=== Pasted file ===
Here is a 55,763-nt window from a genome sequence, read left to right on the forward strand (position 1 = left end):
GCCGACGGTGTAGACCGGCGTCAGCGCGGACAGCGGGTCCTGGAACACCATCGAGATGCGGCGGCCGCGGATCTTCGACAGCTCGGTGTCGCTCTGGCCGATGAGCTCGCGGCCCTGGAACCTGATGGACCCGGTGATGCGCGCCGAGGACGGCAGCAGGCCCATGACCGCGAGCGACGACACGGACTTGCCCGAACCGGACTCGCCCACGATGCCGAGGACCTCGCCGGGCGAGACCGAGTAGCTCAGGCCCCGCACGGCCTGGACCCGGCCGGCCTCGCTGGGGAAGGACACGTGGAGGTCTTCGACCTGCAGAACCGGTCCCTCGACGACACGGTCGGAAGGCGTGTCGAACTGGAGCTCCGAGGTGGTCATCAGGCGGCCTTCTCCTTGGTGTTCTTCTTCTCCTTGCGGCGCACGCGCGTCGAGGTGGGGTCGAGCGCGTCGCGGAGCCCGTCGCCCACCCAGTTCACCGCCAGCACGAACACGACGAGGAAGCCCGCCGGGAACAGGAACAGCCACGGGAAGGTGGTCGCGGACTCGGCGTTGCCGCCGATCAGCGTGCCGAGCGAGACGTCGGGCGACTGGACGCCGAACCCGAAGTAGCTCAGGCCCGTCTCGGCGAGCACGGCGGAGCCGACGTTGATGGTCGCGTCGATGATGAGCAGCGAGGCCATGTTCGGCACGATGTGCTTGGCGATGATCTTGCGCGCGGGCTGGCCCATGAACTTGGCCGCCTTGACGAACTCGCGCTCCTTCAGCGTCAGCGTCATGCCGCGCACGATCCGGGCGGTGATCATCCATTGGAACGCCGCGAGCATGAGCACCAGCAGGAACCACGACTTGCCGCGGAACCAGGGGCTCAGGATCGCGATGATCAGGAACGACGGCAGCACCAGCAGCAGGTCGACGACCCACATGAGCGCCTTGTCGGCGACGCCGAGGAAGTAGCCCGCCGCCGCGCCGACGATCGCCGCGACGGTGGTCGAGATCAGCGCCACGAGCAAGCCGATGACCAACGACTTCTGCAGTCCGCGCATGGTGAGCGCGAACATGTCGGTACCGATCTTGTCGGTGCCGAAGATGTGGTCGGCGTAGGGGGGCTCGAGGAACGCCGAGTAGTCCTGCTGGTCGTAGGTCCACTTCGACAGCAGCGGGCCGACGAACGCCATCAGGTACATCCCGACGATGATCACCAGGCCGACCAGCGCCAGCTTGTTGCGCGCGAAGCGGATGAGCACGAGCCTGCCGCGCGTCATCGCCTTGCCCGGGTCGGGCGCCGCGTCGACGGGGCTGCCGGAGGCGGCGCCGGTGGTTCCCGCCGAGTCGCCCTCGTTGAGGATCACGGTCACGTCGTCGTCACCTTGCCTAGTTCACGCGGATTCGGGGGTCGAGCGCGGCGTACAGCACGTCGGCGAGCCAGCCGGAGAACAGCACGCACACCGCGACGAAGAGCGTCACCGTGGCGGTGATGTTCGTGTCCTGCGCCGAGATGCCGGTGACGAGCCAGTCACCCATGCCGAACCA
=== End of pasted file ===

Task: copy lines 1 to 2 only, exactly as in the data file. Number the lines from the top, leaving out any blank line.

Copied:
Here is a 55,763-nt window from a genome sequence, read left to right on the forward strand (position 1 = left end):
GCCGACGGTGTAGACCGGCGTCAGCGCGGACAGCGGGTCCTGGAACACCATCGAGATGCGGCGGCCGCGGATCTTCGACAGCTCGGTGTCGCTCTGGCCGATGAGCTCGCGGCCCTGGAACCTGATGGACCCGGTGATGCGCGCCGAGGACGGCAGCAGGCCCATGACCGCGAGCGACGACACGGACTTGCCCGAACCGGACTCGCCCACGATGCCGAGGACCTCGCCGGGCGAGACCGAGTAGCTCAGGCCCCGCACGGCCTGGACCCGGCCGGCCTCGCTGGGGAAGGACACGTGGAGGTCTTCGACCTGCAGAACCGGTCCCTCGACGACACGGTCGGAAGGCGTGTCGAACTGGAGCTCCGAGGTGGTCATCAGGCGGCCTTCTCCTTGGTGTTCTTCTTCTCCTTGCGGCGCACGCGCGTCGAGGTGGGGTCGAGCGCGTCGCGGAGCCCGTCGCCCACCCAGTTCACCGCCAGCACGAACACGACGAGGAAGCCCGCCGGGAACAGGAACAGCCACGGGAAGGTGGTCGCGGACTCGGCGTTGCCGCCGATCAGCGTGCCGAGCGAGACGTCGGGCGACTGGACGCCGAACCCGAAGTAGCTCAGGCCCGTCTCGGCGAGCACGGCGGAGCCGACGTTGATGGTCGCGTCGATGATGAGCAGCGAGGCCATGTTCGGCACGATGTGCTTGGCGATGATCTTGCGCGCGGGCTGGCCCATGAACTTGGCCGCCTTGACGAACTCGCGCTCCTTCAGCGTCAGCGTCATGCCGCGCACGATCCGGGCGGTGATCATCCATTGGAACGCCGCGAGCATGAGCACCAGCAGGAACCACGACTTGCCGCGGAACCAGGGGCTCAGGATCGCGATGATCAGGAACGACGGCAGCACCAGCAGCAGGTCGACGACCCACATGAGCGCCTTGTCGGCGACGCCGAGGAAGTAGCCCGCCGCCGCGCCGACGATCGCCGCGACGGTGGTCGAGATCAGCGCCACGAGCAAGCCGATGACCAACGACTTCTGCAGTCCGCGCATGGTGAGCGCGAACATGTCGGTACCGATCTTGTCGGTGCCGAAGATGTGGTCGGCGTAGGGGGGCTCGAGGAACGCCGAGTAGTCCTGCTGGTCGTAGGTCCACTTCGACAGCAGCGGGCCGACGAACGCCATCAGGTACATCCCGACGATGATCACCAGGCCGACCAGCGCCAGCTTGTTGCGCGCGAAGCGGATGAGCACGAGCCTGCCGCGCGTCATCGCCTTGCCCGGGTCGGGCGCCGCGTCGACGGGGCTGCCGGAGGCGGCGCCGGTGGTTCCCGCCGAGTCGCCCTCGTTGAGGATCACGGTCACGTCGTCGTCACCTTGCCTAGTTCACGCGGATTCGGGGGTCGAGCGCGGCGTACAGCACGTCGGCGAGCCAGCCGGAGAACAGCACGCACACCGCGACGAAGAGCGTCACCGTGGCGGTGATGTTCGTGTCCTGCGCCGAGATGCCGGTGACGAGCCAGTCACCCATGCCGAACCA